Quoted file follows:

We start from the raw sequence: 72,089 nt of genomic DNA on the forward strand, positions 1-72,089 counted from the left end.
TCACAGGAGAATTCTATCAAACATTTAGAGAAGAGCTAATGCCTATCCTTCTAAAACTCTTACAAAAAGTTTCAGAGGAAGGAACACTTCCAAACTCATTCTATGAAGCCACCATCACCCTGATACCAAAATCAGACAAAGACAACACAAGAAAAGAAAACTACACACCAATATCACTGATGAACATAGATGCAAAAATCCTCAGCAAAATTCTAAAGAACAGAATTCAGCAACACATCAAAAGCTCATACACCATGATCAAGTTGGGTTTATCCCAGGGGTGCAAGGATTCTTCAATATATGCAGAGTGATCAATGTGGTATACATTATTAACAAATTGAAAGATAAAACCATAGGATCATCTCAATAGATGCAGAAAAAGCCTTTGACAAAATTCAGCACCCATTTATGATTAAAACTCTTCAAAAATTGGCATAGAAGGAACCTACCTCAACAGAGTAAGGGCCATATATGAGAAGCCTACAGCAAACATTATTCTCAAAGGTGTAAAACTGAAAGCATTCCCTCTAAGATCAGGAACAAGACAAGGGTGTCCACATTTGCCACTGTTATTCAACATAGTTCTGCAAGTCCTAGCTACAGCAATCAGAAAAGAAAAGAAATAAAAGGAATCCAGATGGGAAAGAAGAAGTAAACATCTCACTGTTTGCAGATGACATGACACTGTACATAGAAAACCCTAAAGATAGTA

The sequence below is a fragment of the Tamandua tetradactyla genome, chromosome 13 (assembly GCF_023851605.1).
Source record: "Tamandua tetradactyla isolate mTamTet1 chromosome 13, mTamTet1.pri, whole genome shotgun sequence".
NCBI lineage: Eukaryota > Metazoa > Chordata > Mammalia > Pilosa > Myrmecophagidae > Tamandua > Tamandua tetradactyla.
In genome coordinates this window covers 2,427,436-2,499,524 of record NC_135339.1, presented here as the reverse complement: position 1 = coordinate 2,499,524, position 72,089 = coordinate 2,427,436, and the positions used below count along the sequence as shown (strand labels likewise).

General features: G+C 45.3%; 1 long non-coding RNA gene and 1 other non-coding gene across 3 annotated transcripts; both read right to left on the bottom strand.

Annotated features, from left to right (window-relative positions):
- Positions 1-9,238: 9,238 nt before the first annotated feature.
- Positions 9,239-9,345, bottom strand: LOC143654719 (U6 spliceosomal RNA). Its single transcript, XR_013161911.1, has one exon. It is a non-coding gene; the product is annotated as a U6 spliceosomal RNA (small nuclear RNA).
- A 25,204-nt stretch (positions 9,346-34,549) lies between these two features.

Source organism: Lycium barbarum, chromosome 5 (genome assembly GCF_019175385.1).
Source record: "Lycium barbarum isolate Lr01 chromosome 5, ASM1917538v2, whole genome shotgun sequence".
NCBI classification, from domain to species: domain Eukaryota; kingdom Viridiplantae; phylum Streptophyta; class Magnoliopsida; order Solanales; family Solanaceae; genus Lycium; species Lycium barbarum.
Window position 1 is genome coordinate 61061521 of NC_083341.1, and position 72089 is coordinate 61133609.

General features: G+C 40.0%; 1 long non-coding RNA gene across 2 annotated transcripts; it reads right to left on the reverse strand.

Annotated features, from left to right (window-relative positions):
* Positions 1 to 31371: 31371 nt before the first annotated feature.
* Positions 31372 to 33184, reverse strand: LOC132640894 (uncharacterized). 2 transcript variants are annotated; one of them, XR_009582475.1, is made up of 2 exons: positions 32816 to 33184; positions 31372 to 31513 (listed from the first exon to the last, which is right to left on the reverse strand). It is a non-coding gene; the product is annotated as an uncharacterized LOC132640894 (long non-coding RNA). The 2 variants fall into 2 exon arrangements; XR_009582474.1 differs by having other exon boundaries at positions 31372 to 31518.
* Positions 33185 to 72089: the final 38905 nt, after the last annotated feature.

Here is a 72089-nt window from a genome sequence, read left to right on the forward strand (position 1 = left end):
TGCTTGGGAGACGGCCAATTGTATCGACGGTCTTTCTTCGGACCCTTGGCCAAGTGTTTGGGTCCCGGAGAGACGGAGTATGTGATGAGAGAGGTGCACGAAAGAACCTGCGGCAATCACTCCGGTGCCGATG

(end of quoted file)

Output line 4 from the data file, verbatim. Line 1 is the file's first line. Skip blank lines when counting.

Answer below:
Source record: "Tamandua tetradactyla isolate mTamTet1 chromosome 13, mTamTet1.pri, whole genome shotgun sequence".